It began as a student project in a classroom at Academy of Art University‘s graphic design school. Now it’s taken shape as an award-winning publication—Greta Magazine, founded by alumna Sadie Williams.
Williams, a 2018 BFA graduate, envisioned the magazine as a showcase for female artists and writers interested in exploring topics related to feminism.
She designed the publication in School of Graphic Design Director Phil Hamlett’s Visual Systems 2 class. Initially, she meant it to be “just a design project.” But after reaching out on Facebook to see if others would be interested in becoming contributors, she received an onslaught of responses.
“People that were friends of mine were reaching out to their friends that I didn’t know, and they were responding to the post,” recalls Williams. “I had over 40 volunteers after that, so now it’s a magazine with all original content.”
Staying in Class: Greta Takes Shape
Williams created the first issue in class. Then she did two more issues outside of the classroom. Those three issues featured the themes “the contemporary woman,” “the body” and “maternity.”
“Greta Magazine is a platform, meaning I did not prescribe what the topics would be,” explains Williams. Instead, content was guided by volunteers’ interests. “I kind of sifted through and categorized what the volunteers wanted to write about,” she says.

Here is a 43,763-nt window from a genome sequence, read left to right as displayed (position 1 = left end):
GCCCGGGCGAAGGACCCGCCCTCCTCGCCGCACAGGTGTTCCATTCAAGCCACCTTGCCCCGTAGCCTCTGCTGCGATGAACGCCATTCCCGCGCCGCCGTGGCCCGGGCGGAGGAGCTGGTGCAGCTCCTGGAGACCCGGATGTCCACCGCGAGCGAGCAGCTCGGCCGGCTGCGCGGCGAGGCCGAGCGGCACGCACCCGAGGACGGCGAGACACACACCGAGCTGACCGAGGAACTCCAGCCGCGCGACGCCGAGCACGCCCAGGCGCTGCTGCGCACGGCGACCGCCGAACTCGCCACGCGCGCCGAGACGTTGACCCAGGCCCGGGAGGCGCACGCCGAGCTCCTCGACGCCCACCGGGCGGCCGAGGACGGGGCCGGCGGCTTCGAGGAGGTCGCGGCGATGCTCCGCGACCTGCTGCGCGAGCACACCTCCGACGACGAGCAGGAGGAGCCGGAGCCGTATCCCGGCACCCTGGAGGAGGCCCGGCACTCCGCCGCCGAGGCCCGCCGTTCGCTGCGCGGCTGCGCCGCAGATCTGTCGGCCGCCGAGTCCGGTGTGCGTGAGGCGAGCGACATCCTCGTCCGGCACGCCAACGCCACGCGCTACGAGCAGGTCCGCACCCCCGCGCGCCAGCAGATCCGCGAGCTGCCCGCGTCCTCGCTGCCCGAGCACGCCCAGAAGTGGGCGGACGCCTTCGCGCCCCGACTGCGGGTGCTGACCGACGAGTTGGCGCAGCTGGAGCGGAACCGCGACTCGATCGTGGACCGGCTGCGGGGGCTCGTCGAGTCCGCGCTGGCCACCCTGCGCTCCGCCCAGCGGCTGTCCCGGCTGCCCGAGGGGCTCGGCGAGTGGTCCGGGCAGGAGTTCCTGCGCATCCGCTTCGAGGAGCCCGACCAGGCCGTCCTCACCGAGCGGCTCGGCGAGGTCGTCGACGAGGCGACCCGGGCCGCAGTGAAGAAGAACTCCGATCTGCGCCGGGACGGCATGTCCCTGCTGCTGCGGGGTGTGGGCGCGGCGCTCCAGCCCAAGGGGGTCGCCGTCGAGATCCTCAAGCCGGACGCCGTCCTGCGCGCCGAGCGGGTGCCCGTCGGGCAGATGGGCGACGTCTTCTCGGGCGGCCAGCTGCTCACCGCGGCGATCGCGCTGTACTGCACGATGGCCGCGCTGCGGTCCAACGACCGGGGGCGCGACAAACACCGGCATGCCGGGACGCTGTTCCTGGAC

Contributors come from different age groups, backgrounds and demographics, even different parts of the world, Williams reports. “They have different ideas and different backgrounds religiously and politically, and that kind of makes it an interesting read because not all the opinions are totally aligned with current feminist thought.”
Curating the artists and photographers who contributed to the magazine was fascinating to Williams. “With my fine arts background, it was just a blast to sift through what artists at the present are doing,” she says. “Of course, every artist in Greta is female, so it was awesome to see how many phenomenal female photographers there are in just the Bay Area.”
In 2018, the magazine was recognized by Graphic Design USA prior to being published. It also received a silver award from Graphis in the Design Editorial category earlier this year.
The ‘Core of the Class’
Williams acknowledges Hamlett’s role in Greta, with appreciation. “He really helped refine art direction,” she says. “This was a really expressive piece. It had a lot of room for experimentation, so he helped channel that creativity into something that made more sense.”
Hamlett continues, “Within a class structure, students are encouraged to think about all kinds of different ways to strike a balance between how much consistency you develop as a framework and how much variation you allow to happen. In Sadie’s instance, she elected to play that out in a publication. She did a really good job of building something that has some obvious presence and some obvious attributes that remain constant. But [she provided] a platform through which a lot of other different things can flow and take different forms.
“That’s the core of the class. And that’s how she realized it—and did a wonderful job with it.”
Experimental and Expressive
Williams’ advises Academy students to have fun with their projects. “You are going to get so much more experience and learn so much more from being really experimental and expressive, and trying something really crazy. Being a student is the time to do that.”
Images courtesy of Sadie Williams
Original article by Caroline Andrade of Academy Art U News, https://artunews.com/